One way forward for solar cells might be polymers which are now achieving more than 10% efficiency. Polymer based technology could be set to revolutionize the solar market as the cost of producing cells could be cheap and the cells themselves are more amenable to being flexible and able to be placed in a range of applications and in a range of different markets. A solar cell made by the University of California, Los Angeles converts just under 11% of sunlight into useful every, up for just under 9%, the previous record. This is still a little way off the silicon solar cells which can reach just under 20% efficiency.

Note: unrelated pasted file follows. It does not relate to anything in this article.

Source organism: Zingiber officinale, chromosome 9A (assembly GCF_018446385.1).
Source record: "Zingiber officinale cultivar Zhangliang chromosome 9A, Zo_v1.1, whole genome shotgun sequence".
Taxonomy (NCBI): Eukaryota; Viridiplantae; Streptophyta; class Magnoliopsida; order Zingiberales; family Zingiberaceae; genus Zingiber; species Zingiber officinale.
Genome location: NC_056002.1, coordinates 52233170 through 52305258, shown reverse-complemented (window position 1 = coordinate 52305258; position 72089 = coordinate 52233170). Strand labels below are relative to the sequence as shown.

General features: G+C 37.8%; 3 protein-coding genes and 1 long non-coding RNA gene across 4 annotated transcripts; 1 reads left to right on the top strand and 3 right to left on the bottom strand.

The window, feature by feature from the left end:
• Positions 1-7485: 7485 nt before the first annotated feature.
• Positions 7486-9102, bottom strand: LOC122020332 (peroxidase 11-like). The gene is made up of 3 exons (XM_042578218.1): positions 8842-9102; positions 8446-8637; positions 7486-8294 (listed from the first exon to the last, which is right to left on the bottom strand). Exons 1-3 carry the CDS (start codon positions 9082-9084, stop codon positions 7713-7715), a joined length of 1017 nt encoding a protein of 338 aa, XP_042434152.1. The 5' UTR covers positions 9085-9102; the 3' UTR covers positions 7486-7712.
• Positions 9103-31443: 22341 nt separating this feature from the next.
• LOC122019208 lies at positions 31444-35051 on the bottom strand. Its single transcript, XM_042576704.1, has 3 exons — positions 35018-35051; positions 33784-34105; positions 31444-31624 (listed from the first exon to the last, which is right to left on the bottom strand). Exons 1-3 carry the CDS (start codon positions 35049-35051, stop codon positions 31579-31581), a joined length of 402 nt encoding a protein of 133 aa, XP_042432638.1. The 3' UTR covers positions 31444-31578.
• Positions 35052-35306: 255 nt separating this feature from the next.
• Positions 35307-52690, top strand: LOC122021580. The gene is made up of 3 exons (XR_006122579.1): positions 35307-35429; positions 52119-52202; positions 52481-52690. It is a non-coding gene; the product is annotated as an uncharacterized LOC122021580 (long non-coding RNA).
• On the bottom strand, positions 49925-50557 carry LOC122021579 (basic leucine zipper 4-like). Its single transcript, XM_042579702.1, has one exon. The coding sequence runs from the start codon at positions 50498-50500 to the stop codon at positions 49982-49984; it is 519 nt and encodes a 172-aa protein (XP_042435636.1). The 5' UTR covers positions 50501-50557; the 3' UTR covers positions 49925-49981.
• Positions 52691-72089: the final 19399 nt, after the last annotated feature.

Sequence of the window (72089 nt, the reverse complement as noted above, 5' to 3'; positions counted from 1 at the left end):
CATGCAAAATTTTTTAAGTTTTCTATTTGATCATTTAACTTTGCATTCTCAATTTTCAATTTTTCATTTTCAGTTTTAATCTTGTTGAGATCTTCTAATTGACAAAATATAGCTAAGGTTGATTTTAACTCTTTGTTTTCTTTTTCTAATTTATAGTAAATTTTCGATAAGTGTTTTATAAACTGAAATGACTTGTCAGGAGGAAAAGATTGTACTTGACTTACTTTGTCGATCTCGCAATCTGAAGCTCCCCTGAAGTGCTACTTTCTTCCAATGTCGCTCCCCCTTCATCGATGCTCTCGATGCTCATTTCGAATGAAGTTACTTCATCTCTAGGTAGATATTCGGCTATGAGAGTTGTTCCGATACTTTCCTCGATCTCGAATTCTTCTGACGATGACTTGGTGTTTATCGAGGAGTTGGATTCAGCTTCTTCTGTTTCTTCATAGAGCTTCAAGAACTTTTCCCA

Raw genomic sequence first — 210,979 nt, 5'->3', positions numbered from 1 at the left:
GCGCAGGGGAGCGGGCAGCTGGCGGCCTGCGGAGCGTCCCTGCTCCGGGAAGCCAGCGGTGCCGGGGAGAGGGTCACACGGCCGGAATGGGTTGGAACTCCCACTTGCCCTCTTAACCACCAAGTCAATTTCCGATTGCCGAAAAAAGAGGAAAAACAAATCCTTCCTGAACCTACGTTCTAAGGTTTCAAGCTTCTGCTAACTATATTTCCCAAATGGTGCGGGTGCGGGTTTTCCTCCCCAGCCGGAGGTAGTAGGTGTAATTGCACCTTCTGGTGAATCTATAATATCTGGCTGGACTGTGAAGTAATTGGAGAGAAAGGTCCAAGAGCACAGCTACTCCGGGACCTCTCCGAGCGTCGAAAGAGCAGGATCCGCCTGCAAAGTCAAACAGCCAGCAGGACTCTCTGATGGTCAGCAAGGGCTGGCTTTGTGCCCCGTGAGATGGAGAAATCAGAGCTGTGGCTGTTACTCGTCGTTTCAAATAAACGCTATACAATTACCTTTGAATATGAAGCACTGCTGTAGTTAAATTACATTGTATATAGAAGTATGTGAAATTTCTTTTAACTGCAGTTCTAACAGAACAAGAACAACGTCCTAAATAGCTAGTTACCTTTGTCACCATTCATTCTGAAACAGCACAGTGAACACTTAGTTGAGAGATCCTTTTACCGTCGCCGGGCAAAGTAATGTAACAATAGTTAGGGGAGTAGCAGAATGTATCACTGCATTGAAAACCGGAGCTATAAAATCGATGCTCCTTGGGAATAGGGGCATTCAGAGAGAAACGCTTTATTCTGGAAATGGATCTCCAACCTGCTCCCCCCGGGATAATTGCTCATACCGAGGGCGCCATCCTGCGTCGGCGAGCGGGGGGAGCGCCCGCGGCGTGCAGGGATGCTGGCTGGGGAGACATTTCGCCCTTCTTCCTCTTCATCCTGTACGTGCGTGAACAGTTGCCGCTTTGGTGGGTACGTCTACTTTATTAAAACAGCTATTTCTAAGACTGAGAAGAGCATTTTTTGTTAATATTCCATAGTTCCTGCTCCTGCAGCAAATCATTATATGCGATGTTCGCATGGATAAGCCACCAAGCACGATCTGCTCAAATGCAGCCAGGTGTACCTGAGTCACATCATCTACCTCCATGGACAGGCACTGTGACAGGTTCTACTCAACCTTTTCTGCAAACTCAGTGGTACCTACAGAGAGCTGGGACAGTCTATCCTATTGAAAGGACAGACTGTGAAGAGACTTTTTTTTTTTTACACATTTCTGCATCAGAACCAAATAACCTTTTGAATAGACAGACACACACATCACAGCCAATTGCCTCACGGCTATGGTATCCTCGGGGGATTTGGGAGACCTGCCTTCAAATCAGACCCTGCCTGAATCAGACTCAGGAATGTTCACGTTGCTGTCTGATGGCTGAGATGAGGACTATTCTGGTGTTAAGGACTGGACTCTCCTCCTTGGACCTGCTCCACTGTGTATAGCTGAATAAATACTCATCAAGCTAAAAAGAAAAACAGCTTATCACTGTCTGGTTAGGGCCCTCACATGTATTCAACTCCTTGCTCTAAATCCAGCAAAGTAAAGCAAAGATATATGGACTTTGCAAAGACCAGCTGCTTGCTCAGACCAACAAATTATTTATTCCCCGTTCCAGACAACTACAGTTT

The plastic solar cell comprises two layers that work with different bands of light—a polymer that works with visible light and another one that works with infrared light. This is because the solar spectrum has a range of wavelengths and there isn’t a single material that can capture it all. The aim is reach efficiencies of 15% which in reality in the working environment would yield around 10% fixed to a typical roof, losing a third when tested outside the lab.